Jean Piaget was a thoughtful and wise psychologist born in 1896 in Neuch√Ętel, Switzerland. He began his scientific career as a biologist and zoologist, though later began a study of cognitive, rather than biological psychology. He was a professor of psychology at Geneva University until the age 60. His best known contribution to the field was the stunning work he did concerning the cognitive abilities of children, which he published in La Naissance de l'intelligence chez l'enfant (1948, The Origins of Intelligence in Children). He died in 1980.

    Jean Piaget is known throughout the psychological community for his contributions in the field of development psychology.  He was born on August 9, 1896 in Neuchâtel, Switzerland.  His father was one Arthur Piaget, a local historian and a professor of medieval literature.  His mother was Rebecca Jackson who was described by Jean as a bit neurotic, it is to this he attributes his interest in human psychology.  Jean was the eldest child and quite independent as such.  Early on he acquired an interest in the natural world which led him to publish his first "work", a one page account documenting his sighting of an albino sparrow.

     This article was the first of many he would publish and began to write more frequently throughout his high school years.  He wrote indepth on one of his favorite subjects, mollusks.  This interest allowed him to acquire a part-time job in the Neuchatel Museum of Natural history, working for its director, Mr. Godel.  It was at this time his work first became respected, though by students who assumed that he was an adult.

    It was also during this time that his path was cemented.  His mother constantly encouraged Piaget to find religion.  This led him to study the works of various philosophers which in turn led him to wonder about the "biological explanation of knowledge".  Finding philosophy lacking, he turned his eyes toward psychology for answers.  Later, however, he penned his own philosophy, which would later become the foundation of his work.  "In all fields of life (organic, mental, social) there exist 'totalities' qualitatively distinct from their parts and imposing on them an organisation."  This principle was the basis of his structuralist philosophy, a philosophy which would be shared with Gestaltists, Systems Theorist, and other forms of structuralism.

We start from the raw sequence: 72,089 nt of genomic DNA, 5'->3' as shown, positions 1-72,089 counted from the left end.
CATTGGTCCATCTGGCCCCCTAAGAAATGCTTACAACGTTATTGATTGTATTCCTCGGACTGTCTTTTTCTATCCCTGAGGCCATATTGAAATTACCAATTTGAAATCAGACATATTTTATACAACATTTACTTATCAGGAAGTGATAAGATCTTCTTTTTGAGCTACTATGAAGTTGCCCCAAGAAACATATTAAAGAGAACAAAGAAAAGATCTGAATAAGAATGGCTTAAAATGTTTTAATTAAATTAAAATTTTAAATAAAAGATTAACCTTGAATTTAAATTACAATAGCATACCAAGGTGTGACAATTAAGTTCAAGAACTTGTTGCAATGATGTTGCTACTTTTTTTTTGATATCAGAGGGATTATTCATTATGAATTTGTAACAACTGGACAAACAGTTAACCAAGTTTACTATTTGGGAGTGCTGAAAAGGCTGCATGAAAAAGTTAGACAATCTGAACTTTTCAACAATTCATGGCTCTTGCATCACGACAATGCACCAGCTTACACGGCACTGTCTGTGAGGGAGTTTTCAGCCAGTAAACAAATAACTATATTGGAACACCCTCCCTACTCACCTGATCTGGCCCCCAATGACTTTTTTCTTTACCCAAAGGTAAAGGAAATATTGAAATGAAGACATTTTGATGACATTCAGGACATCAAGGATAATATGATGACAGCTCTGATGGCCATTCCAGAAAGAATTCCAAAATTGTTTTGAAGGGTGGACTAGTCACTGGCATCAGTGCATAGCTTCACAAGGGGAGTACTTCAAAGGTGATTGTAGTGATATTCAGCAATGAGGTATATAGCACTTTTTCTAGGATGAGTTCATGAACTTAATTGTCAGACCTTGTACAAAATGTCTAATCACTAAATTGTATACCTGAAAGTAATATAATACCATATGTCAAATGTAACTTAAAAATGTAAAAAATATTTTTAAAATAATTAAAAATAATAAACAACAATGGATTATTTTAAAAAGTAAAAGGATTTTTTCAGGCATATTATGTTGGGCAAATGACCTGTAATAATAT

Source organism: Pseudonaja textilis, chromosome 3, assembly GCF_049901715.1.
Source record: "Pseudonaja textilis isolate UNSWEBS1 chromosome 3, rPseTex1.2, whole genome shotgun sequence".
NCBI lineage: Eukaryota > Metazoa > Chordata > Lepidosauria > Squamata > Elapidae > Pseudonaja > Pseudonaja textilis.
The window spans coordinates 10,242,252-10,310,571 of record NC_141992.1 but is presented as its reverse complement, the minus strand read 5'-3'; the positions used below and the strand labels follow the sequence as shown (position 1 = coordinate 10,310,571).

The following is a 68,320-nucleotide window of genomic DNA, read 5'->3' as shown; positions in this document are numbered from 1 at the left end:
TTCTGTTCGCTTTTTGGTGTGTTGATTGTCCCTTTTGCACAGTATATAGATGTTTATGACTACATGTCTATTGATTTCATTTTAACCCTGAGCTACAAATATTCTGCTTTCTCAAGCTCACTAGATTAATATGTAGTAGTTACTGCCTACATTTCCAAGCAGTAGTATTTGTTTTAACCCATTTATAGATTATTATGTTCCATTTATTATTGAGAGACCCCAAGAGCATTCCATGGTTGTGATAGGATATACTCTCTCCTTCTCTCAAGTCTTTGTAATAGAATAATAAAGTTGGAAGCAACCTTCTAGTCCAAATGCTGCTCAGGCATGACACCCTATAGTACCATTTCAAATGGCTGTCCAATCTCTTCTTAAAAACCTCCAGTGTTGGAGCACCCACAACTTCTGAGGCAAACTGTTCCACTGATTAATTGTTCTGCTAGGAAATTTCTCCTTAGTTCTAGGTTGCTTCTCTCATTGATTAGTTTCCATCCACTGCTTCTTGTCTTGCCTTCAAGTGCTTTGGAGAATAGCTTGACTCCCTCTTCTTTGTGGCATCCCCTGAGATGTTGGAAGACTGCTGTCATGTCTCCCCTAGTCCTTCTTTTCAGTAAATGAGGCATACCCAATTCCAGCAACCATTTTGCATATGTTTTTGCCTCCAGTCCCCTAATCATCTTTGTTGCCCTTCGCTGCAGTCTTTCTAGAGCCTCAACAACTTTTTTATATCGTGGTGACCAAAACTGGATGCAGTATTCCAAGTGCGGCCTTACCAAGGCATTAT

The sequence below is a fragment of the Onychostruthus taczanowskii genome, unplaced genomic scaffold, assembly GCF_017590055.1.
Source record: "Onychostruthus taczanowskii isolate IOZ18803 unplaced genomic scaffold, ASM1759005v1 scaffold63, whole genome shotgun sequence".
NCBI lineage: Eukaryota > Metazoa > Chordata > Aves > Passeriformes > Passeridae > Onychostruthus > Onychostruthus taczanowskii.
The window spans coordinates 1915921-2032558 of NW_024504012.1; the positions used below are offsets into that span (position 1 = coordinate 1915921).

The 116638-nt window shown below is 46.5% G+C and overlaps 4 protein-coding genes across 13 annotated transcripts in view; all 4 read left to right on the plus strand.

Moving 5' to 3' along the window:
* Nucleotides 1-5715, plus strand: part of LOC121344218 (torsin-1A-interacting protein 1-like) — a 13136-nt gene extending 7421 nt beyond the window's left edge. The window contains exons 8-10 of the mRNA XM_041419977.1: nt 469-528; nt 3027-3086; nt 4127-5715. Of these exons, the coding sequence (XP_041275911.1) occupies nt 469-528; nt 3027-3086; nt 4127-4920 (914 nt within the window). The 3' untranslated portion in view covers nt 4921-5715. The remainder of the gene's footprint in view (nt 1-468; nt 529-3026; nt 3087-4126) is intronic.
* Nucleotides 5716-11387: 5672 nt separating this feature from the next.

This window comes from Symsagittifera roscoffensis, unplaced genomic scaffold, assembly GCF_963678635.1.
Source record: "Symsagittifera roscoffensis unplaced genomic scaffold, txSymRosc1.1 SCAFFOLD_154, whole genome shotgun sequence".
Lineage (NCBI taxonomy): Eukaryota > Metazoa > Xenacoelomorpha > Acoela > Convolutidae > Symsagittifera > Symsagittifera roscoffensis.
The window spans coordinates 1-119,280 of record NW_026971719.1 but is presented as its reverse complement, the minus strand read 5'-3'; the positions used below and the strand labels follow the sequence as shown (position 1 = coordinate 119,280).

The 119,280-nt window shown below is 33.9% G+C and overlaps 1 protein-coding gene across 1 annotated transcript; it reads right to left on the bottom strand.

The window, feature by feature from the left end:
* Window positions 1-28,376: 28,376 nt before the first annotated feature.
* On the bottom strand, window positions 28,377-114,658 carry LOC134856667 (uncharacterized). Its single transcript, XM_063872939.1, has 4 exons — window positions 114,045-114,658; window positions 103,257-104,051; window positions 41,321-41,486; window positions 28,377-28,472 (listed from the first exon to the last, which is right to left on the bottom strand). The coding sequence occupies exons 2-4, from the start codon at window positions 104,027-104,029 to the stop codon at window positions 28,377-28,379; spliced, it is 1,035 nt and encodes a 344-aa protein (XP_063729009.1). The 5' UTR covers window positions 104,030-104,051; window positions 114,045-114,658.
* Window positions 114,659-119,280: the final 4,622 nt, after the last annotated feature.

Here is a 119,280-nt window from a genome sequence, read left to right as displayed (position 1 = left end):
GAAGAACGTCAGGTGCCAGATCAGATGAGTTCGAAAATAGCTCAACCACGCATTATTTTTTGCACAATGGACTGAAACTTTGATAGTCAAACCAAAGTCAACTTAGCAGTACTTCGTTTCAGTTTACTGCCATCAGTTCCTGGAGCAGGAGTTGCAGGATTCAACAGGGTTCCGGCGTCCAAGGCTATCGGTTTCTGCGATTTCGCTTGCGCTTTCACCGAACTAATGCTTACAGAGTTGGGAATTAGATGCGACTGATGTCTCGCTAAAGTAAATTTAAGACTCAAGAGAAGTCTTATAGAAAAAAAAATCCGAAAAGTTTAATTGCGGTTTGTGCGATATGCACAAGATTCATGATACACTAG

Following his learning at the Museum, he attended University of Neuchatel, from which he received his Doctorate of Science in 1918.  After this, he worked for one year at various psychology labs in Zurich as well as Bleuler's clinic of psychiatry.  It was during this time that his focus began to shift to developmental psychology.  Disliking the current style of "right or wrong" intelligence tests, he tried a new method, through which he hoped to determine how children reason.  His first article on this subject was published in 1921 in the Journal de Psychologie.  He also began teaching in Geneva, where he instructed his students in research to determine more about the reasoning of the young.

    His first foray into large scale research on this subject was launched at the Bureau International Office de l'Education.  In this effort he collaborated with A. Szeminska, E. Meyer, and Barbel Inhelder.  Not only did he venture into new territories of research, he was also largely responsible for the introduction of women into the field of experimental psychology.

    In the year 1940, Piaget was elected chair of Experimental Psychology, Director of the psych lab, and the president of the Swiss Society of Psychology.  In 1942, one of his most important works, The Psychology of Intelligence, was given in lecture form (it's original form) at the College de France.  He also became president of the Swiss commission of UNESCO.
    In 1955, Piaget founded the International Center for Genetic Epistemology, of which he served as director for the remainder of his life.

    During this time he continued his work on the theory of structures and psychobiology and stayed on with UNESCO as a Swiss delegate.  Piaget wrote over 60 books and hundreds of articles over his lifetime, which ended in Geneva on September 16 of 1980.

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Theory:
Object Permanence
Assimilation and Accomodation
Piaget's Stages of Cognitive Development
-Sensorimotor Stage
-Preoperational Stage
-Concrete Operational Stage
-Formal Operations Stage

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Inspiration and Source: http://www.ship.edu/~cgboeree/piaget.html

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